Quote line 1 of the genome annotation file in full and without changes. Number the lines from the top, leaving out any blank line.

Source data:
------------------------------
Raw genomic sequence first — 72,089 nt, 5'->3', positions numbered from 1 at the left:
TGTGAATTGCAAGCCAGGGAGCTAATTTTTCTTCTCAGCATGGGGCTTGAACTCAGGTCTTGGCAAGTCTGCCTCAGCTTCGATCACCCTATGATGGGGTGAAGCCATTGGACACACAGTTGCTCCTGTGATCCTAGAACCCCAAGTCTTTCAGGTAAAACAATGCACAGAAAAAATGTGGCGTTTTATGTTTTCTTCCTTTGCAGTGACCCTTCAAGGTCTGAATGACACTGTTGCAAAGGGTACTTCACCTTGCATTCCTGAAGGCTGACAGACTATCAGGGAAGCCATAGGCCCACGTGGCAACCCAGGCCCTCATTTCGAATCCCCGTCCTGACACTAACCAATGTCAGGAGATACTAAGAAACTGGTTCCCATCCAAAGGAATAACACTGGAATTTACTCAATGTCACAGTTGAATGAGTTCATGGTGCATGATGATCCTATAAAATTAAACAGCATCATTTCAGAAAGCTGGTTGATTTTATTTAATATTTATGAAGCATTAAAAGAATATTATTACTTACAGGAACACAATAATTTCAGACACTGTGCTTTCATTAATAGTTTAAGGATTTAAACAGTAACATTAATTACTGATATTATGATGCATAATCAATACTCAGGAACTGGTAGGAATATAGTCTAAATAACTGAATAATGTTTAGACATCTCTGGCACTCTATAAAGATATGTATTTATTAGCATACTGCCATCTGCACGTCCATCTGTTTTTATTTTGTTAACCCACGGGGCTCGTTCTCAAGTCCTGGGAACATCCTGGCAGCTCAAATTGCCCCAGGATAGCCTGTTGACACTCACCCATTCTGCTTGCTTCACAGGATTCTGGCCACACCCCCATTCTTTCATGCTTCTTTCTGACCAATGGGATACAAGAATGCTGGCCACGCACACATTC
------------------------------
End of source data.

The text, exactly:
Raw genomic sequence first — 72,089 nt, 5'->3', positions numbered from 1 at the left: